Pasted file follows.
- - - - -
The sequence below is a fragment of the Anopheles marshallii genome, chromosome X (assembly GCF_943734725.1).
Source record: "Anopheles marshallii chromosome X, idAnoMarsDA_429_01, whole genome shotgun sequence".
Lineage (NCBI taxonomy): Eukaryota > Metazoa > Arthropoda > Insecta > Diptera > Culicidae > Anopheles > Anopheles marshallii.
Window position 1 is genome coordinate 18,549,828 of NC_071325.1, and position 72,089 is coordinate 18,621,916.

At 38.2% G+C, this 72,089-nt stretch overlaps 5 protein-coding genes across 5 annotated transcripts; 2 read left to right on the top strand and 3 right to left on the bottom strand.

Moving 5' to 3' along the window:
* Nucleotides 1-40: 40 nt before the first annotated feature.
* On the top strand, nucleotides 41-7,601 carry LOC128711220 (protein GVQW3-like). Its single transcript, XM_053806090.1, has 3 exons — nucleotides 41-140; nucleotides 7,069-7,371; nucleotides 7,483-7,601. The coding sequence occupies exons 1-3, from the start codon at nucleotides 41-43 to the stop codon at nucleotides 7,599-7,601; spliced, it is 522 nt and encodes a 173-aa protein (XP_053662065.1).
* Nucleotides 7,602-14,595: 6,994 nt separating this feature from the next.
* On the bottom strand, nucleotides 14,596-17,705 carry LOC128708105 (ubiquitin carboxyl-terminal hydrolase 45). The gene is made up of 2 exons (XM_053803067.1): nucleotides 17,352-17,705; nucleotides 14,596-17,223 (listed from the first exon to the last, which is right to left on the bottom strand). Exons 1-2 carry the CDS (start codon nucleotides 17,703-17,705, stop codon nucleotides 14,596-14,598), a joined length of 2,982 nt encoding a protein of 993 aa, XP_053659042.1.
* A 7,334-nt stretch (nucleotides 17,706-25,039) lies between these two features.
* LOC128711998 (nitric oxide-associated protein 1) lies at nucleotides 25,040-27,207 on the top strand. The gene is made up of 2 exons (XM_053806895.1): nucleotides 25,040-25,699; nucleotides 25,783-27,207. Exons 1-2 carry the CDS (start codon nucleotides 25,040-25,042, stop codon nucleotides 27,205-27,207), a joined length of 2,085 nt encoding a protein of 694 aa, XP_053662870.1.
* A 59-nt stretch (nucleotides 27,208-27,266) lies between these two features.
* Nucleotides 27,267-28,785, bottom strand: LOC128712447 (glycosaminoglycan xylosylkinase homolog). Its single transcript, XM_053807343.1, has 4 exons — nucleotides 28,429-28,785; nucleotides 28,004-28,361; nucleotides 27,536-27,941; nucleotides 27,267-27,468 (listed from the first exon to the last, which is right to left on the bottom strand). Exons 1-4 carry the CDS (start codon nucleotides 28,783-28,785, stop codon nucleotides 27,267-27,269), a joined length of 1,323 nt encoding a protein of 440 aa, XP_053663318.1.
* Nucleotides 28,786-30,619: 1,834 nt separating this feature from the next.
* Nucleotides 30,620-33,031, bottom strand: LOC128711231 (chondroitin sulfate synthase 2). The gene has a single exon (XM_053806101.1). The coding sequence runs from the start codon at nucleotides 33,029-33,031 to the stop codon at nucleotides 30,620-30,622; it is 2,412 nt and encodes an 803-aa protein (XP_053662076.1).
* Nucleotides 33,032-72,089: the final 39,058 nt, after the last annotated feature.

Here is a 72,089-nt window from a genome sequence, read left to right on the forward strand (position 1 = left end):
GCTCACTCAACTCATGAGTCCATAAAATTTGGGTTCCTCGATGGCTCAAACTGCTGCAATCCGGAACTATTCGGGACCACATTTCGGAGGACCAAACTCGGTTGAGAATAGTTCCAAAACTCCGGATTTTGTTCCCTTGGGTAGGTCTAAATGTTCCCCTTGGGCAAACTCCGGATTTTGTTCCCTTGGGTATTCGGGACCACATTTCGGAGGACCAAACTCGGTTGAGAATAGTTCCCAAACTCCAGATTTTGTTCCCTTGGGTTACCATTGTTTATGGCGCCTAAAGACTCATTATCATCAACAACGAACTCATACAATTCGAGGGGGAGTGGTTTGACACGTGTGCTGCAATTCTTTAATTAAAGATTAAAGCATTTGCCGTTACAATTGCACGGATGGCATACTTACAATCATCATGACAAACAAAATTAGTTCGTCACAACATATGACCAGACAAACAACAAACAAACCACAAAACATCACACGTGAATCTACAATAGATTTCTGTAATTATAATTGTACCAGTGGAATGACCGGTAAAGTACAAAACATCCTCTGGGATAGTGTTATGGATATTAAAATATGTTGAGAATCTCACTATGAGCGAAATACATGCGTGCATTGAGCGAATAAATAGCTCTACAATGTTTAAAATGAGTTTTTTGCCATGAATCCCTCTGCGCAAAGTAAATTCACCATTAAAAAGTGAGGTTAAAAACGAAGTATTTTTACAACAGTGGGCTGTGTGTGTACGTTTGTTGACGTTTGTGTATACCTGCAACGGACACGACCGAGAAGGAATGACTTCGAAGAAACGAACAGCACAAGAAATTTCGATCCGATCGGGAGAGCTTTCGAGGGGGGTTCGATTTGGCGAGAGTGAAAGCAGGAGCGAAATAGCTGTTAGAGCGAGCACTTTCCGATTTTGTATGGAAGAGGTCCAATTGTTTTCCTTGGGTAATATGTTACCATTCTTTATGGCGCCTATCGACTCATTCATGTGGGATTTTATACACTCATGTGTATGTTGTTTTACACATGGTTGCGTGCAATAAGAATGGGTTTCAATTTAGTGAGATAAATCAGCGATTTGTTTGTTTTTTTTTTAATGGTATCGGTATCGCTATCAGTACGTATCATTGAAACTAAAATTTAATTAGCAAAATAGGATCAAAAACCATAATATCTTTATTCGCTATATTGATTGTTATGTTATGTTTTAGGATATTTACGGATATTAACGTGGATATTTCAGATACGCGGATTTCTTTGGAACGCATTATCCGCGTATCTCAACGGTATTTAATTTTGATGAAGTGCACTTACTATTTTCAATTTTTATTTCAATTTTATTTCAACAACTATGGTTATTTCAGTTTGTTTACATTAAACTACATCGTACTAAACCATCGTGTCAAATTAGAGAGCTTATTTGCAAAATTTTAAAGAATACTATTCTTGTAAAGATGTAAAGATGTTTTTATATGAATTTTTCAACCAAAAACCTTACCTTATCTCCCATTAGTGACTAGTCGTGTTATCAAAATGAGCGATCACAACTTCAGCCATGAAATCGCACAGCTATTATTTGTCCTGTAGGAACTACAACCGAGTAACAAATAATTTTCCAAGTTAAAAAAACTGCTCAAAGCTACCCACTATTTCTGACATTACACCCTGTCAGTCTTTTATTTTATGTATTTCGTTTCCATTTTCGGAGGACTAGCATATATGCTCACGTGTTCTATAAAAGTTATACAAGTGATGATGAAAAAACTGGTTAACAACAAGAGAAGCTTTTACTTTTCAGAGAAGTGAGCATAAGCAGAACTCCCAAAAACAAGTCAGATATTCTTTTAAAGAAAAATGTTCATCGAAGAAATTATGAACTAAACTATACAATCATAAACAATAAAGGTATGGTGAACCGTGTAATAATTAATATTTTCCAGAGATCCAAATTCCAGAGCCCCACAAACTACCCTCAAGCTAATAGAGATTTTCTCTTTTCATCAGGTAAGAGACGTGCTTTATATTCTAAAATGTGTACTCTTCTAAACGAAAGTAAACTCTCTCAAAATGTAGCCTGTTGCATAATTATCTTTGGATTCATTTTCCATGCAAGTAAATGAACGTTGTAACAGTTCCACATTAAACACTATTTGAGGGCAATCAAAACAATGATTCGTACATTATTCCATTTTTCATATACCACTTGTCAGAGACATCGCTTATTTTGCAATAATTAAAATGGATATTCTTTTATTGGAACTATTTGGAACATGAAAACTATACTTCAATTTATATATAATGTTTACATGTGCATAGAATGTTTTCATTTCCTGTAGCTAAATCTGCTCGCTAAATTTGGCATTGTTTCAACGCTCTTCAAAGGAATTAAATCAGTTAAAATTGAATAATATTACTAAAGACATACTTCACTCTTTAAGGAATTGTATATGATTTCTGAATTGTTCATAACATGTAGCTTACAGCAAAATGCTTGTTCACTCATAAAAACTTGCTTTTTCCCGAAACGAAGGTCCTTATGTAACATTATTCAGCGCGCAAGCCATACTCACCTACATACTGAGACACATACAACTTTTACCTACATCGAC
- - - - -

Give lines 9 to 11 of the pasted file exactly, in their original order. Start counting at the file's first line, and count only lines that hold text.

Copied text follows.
* Nucleotides 7,602-14,595: 6,994 nt separating this feature from the next.
* On the bottom strand, nucleotides 14,596-17,705 carry LOC128708105 (ubiquitin carboxyl-terminal hydrolase 45). The gene is made up of 2 exons (XM_053803067.1): nucleotides 17,352-17,705; nucleotides 14,596-17,223 (listed from the first exon to the last, which is right to left on the bottom strand). Exons 1-2 carry the CDS (start codon nucleotides 17,703-17,705, stop codon nucleotides 14,596-14,598), a joined length of 2,982 nt encoding a protein of 993 aa, XP_053659042.1.
* A 7,334-nt stretch (nucleotides 17,706-25,039) lies between these two features.